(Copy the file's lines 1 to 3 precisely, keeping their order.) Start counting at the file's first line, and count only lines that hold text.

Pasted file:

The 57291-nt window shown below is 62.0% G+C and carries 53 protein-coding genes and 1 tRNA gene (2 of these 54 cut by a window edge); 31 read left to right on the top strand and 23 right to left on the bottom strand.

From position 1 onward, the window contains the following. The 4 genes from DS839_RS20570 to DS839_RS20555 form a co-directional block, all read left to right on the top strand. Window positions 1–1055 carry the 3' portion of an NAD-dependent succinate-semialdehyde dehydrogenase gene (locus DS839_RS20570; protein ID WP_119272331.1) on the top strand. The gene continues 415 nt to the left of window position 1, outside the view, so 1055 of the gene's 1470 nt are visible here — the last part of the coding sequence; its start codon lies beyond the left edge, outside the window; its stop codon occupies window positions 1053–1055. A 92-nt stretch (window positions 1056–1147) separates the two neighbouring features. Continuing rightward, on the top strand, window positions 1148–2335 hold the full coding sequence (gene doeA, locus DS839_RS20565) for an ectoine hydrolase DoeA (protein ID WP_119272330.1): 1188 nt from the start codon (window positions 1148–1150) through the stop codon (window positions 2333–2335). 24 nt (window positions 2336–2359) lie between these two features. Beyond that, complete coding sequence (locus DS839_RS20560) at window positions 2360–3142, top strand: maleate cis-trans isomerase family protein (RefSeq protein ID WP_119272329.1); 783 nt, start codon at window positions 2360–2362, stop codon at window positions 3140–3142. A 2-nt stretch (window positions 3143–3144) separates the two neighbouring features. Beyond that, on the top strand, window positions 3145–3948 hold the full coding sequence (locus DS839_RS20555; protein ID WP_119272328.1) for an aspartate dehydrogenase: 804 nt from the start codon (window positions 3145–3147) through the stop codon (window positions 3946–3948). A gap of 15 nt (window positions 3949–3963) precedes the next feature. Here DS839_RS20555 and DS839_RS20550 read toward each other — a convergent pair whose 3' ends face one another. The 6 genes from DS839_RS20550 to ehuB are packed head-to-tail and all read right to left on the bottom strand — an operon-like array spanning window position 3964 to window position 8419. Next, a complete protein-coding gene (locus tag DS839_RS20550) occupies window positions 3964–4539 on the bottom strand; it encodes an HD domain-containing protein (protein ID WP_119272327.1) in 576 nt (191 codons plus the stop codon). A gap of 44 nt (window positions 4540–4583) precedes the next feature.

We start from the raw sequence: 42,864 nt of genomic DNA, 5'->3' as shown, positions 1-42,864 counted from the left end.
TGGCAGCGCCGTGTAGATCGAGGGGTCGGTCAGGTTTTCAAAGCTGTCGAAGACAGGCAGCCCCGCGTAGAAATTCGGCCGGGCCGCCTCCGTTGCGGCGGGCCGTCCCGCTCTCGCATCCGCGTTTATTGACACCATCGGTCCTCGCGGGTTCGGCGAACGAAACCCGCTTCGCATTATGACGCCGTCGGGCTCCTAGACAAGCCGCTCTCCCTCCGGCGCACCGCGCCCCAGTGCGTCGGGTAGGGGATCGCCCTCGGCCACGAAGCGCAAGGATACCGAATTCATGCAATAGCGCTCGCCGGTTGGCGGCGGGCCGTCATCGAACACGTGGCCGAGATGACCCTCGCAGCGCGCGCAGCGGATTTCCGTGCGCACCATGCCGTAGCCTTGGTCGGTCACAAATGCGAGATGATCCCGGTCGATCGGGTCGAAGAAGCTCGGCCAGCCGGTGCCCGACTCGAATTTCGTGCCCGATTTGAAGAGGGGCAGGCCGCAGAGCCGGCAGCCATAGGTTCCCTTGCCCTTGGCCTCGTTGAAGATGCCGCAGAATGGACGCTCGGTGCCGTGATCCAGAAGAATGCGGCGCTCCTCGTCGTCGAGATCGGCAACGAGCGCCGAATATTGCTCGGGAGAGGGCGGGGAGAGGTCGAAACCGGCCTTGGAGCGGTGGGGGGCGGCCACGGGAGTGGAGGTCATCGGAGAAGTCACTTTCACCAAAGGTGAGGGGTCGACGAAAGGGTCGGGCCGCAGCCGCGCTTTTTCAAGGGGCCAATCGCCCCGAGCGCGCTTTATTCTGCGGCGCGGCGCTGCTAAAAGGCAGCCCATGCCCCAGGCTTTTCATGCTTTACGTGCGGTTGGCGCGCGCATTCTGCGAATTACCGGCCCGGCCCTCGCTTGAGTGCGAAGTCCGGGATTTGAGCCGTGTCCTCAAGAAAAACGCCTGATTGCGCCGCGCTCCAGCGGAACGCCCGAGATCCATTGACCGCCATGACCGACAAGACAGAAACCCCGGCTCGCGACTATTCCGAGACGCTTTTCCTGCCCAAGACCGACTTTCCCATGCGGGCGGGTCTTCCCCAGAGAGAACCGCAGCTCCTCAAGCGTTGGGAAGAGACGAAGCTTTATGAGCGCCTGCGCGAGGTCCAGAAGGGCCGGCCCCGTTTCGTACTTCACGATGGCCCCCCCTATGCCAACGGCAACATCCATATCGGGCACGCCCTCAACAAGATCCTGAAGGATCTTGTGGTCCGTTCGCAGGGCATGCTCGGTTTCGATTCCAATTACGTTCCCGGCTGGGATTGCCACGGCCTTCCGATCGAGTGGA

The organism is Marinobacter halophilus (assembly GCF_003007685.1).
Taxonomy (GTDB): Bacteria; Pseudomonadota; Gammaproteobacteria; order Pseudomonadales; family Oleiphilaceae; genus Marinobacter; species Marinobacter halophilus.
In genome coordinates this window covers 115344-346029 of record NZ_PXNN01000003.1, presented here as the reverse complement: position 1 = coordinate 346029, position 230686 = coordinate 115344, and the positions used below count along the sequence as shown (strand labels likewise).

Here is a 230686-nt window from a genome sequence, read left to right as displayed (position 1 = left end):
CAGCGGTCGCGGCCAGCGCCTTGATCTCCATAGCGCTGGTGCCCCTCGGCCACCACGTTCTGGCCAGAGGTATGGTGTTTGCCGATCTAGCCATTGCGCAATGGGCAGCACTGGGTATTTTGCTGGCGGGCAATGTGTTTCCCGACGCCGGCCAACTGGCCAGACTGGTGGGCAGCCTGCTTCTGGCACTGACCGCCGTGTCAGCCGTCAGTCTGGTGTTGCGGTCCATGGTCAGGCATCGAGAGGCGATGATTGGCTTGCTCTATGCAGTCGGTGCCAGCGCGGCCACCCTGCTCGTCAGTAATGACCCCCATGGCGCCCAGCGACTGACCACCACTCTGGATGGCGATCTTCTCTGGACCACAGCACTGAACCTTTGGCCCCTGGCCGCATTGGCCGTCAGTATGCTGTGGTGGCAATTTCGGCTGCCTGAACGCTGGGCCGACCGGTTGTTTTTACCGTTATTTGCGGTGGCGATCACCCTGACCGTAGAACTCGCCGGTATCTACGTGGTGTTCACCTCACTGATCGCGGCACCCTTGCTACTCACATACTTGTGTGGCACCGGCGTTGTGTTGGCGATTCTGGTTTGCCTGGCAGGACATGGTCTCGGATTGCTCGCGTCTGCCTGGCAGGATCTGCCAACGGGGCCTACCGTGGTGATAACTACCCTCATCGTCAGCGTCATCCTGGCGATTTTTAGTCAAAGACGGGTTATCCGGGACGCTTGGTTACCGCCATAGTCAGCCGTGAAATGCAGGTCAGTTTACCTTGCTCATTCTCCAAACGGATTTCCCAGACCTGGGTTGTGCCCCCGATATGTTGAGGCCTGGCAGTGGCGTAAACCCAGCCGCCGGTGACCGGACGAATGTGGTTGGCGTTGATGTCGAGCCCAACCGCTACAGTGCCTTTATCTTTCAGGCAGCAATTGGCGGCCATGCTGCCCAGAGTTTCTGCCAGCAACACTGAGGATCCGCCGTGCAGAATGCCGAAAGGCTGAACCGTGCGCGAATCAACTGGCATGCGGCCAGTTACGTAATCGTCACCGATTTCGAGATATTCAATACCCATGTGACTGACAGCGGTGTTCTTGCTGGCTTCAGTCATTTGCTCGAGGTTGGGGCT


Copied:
The 57291-nt window shown below is 62.0% G+C and carries 53 protein-coding genes and 1 tRNA gene (2 of these 54 cut by a window edge); 31 read left to right on the top strand and 23 right to left on the bottom strand.

From position 1 onward, the window contains the following. The 4 genes from DS839_RS20570 to DS839_RS20555 form a co-directional block, all read left to right on the top strand. Window positions 1–1055 carry the 3' portion of an NAD-dependent succinate-semialdehyde dehydrogenase gene (locus DS839_RS20570; protein ID WP_119272331.1) on the top strand. The gene continues 415 nt to the left of window position 1, outside the view, so 1055 of the gene's 1470 nt are visible here — the last part of the coding sequence; its start codon lies beyond the left edge, outside the window; its stop codon occupies window positions 1053–1055. A 92-nt stretch (window positions 1056–1147) separates the two neighbouring features. Continuing rightward, on the top strand, window positions 1148–2335 hold the full coding sequence (gene doeA, locus DS839_RS20565) for an ectoine hydrolase DoeA (protein ID WP_119272330.1): 1188 nt from the start codon (window positions 1148–1150) through the stop codon (window positions 2333–2335). 24 nt (window positions 2336–2359) lie between these two features. Beyond that, complete coding sequence (locus DS839_RS20560) at window positions 2360–3142, top strand: maleate cis-trans isomerase family protein (RefSeq protein ID WP_119272329.1); 783 nt, start codon at window positions 2360–2362, stop codon at window positions 3140–3142. A 2-nt stretch (window positions 3143–3144) separates the two neighbouring features. Beyond that, on the top strand, window positions 3145–3948 hold the full coding sequence (locus DS839_RS20555; protein ID WP_119272328.1) for an aspartate dehydrogenase: 804 nt from the start codon (window positions 3145–3147) through the stop codon (window positions 3946–3948). A gap of 15 nt (window positions 3949–3963) precedes the next feature. Here DS839_RS20555 and DS839_RS20550 read toward each other — a convergent pair whose 3' ends face one another. The 6 genes from DS839_RS20550 to ehuB are packed head-to-tail and all read right to left on the bottom strand — an operon-like array spanning window position 3964 to window position 8419. Next, a complete protein-coding gene (locus tag DS839_RS20550) occupies window positions 3964–4539 on the bottom strand; it encodes an HD domain-containing protein (protein ID WP_119272327.1) in 576 nt (191 codons plus the stop codon). A gap of 44 nt (window positions 4540–4583) precedes the next feature.

We start from the raw sequence: 42,864 nt of genomic DNA, 5'->3' as shown, positions 1-42,864 counted from the left end.